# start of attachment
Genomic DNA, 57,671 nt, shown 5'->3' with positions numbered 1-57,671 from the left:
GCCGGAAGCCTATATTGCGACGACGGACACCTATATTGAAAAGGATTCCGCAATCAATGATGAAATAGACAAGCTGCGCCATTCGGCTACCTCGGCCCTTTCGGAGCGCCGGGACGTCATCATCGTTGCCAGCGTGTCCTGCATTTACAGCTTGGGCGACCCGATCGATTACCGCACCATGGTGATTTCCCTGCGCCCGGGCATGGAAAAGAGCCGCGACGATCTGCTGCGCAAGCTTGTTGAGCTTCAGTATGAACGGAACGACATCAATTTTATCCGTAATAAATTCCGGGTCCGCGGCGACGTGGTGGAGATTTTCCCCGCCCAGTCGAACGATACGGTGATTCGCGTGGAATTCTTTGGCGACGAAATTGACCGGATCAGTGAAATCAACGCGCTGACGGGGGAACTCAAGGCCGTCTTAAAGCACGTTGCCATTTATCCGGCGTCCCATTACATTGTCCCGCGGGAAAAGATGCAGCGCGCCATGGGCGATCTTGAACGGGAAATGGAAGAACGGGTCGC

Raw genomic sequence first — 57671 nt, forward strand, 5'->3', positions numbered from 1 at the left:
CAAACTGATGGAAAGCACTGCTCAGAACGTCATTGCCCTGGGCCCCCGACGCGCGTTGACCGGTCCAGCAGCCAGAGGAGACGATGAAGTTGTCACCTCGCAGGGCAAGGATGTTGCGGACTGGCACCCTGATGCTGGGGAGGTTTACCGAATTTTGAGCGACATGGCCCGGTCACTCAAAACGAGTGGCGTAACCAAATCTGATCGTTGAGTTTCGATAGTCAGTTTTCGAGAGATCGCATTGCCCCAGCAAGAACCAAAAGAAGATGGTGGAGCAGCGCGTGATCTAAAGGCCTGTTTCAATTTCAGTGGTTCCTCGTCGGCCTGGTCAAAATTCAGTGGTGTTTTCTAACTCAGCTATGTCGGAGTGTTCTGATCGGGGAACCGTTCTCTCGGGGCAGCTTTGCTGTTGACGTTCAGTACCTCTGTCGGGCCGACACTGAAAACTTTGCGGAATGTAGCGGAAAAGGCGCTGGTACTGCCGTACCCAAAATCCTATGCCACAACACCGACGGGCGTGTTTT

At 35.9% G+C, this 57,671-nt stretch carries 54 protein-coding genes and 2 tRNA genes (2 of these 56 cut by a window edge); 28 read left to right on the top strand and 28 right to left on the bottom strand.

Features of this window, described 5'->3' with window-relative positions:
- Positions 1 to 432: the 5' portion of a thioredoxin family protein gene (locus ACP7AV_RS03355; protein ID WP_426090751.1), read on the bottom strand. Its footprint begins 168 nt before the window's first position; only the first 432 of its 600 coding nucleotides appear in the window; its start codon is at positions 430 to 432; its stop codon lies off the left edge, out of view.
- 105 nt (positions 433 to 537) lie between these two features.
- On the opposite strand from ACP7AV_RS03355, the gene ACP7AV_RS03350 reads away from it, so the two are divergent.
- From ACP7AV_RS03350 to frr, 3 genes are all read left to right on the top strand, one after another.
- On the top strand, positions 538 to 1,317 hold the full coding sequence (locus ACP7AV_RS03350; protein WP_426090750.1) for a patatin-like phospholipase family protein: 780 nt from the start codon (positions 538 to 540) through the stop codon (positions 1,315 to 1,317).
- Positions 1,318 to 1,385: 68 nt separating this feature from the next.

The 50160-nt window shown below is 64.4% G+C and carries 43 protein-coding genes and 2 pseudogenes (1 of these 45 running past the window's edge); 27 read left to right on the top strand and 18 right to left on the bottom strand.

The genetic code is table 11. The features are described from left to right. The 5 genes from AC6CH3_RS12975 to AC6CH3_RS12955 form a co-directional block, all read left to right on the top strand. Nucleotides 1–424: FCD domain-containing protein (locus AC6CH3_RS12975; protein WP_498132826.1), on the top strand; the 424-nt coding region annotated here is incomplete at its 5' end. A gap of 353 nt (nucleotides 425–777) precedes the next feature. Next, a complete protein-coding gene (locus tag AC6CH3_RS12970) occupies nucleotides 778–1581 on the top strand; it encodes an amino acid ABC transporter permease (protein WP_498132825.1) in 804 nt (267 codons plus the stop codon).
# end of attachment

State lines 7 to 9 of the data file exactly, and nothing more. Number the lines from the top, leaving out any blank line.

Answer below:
- Positions 1 to 432: the 5' portion of a thioredoxin family protein gene (locus ACP7AV_RS03355; protein ID WP_426090751.1), read on the bottom strand. Its footprint begins 168 nt before the window's first position; only the first 432 of its 600 coding nucleotides appear in the window; its start codon is at positions 430 to 432; its stop codon lies off the left edge, out of view.
- 105 nt (positions 433 to 537) lie between these two features.
- On the opposite strand from ACP7AV_RS03355, the gene ACP7AV_RS03350 reads away from it, so the two are divergent.